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Worried About Your SEO Future? Yes, You Will Survive the Google Helpful Content Update

On any given day, your best SEO efforts may fall short. You don’t experience the search engine rankings you expected. Your top spots suddenly drop or disappear.

Forced to be vigilant, you pay close attention to the latest news about what Google expects. You ponder the search engine’s helpful content update rolled out Sept. 9 that certainly created a considerable buzz. Although many algorithm adjustments are narrow and often unannounced, the publicized helpful content update may have a widespread impact.

Among the questions posed on the Google Search Central Blog that SEO-focused content marketers should ask:

  • Are you using extensive automation to produce content on many topics?
  • Are you mainly summarizing what others have to say without adding much value?
  • Does your content leave readers feeling like they need to search again to get better information from other sources?

If the answer is yes to any of those questions, Google indicates it won’t be as pleased with your content as it has been.

Personally, I have my doubts about the toll of Google’s helpful content update. It’s hardly poised to be the Big Bad Wolf that will blow a house down. I’m sure some website marketers will take a hit if they didn’t see this update coming, but they will be the exception. Here’s why:

@Google’s helpful content update isn’t the Big Bad Wolf ready to blow down your #SEO house, says @mikeonlinecoach via @CMIContent. Click To Tweet

Google isn’t surprising anyone

Quality is at the heart of this change. It should merely weed out websites that simply failed to play Google’s game. For years, Google has emphasized that websites should provide a good experience — relevant, user-friendly content that loads quickly. Google put the spotlight on quality with its major Panda update in 2011 that targeted websites filled with thin content.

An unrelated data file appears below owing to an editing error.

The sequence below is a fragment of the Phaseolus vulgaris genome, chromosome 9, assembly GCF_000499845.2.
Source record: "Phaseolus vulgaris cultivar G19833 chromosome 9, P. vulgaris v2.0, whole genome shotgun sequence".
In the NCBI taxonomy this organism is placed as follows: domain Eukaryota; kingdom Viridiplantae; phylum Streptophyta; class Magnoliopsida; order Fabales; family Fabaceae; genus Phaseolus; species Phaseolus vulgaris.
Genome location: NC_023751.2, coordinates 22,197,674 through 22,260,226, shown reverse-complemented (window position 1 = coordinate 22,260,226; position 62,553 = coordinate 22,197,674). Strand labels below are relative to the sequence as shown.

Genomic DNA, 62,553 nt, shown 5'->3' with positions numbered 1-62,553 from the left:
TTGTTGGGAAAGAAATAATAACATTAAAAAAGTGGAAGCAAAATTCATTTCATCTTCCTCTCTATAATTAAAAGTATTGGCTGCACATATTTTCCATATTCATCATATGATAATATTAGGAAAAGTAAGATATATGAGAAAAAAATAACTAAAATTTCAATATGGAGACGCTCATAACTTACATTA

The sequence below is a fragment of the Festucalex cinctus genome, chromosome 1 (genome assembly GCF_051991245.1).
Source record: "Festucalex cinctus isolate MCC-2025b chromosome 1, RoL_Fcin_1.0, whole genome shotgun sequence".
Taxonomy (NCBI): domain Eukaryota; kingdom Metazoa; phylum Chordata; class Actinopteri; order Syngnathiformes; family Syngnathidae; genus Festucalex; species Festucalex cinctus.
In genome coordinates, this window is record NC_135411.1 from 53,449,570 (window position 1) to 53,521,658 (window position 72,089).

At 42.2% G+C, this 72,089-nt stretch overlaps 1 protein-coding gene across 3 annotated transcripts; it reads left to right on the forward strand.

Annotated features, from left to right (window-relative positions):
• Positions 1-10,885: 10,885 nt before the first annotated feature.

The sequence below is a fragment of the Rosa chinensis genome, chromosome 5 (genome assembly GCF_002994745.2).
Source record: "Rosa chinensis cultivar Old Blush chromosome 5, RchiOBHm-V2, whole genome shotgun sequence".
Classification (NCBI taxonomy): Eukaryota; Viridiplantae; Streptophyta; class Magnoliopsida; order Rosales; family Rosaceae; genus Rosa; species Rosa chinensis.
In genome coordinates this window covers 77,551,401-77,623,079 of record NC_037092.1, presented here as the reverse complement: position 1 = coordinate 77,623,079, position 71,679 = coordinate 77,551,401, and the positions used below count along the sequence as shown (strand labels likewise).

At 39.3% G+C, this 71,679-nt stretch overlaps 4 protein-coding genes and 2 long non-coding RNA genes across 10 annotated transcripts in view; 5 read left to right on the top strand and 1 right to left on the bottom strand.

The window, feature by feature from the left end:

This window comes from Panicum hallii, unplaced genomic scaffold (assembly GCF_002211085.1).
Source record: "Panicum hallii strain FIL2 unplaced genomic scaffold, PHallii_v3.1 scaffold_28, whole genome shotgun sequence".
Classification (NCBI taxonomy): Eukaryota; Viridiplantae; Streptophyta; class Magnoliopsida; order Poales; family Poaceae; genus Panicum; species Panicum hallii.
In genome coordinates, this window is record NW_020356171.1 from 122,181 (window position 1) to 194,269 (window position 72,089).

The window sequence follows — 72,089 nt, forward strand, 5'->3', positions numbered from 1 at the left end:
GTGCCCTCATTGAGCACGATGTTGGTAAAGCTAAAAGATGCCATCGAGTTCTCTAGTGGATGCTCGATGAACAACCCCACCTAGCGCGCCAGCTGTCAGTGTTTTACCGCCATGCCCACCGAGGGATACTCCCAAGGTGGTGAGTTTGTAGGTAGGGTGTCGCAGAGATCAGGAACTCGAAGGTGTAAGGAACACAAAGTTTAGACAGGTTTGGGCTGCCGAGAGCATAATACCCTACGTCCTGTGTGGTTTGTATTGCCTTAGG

Technology is sophisticated

I can’t begin to know what it takes to launch, feed, and support AI and machine-learning models like BERT, which Google introduced in 2018 to better understand the context of search queries. But the search engine operates in a complex environment, even if it’s not quite like the world in The Matrix movies. The elaborate technology now leads to websites routinely ranking for keywords that aren’t even in their content. All these advances have developed slowly. Google quietly adjusts its search engine with little fanfare, implementing more than 4,000 changes in 2021 alone.

@Google’s elaborate tech now leads websites to rank for keywords that aren’t in their #content, says @mikeonlinecoach via @CMIContent. #SEO Click To Tweet

Google is kind of two-faced

Google touts quality 24/7 (just look at its quality rater guidelines), but I’m a little skeptical about the company’s ability to remain faithful to what it claims to value. It’s too easy to come across content that’s self-focused, trite, and unclear. Google’s detection system is extremely limited or full of errors.

Google won’t bury organic rankings for major brands and authoritative websites

About 10 years ago, I told a business its search rankings were doomed because of its widespread use of duplicate content over multiple websites. I was wrong (thanks, Google, for feeding me a line). Maybe some rankings aren’t as high as they could be, but their digital properties ranked well for massive numbers of highly competitive keyword phrases. How did they pull it off? They’re a major leader in their space.

It’s worth noting this same company has experienced other Google ranking changes that just can’t be explained. One day an old website page that ranked well lost its high position. A year later, the rankings came back without a single change to the page.

Rankings can shift for many reasons – and organic traffic can suffer too. Maybe you have many top 10 rankings, but over time you get fewer of them. Or maybe a No. 3 ranking fell to No. 6. Competitors with fresh content on the same topic may surpass what you created long ago. Sometimes websites experience significant changes simply because search engine results pages (SERPs) have design revisions and adjustments to featured elements, pushing down traditional results.

In this example, a search for “precast concrete” results includes a map, local results, people also ask, a knowledge graph on the right, and a few normal results. Below this top-of-SERP view is a series of videos before websites are highlighted again.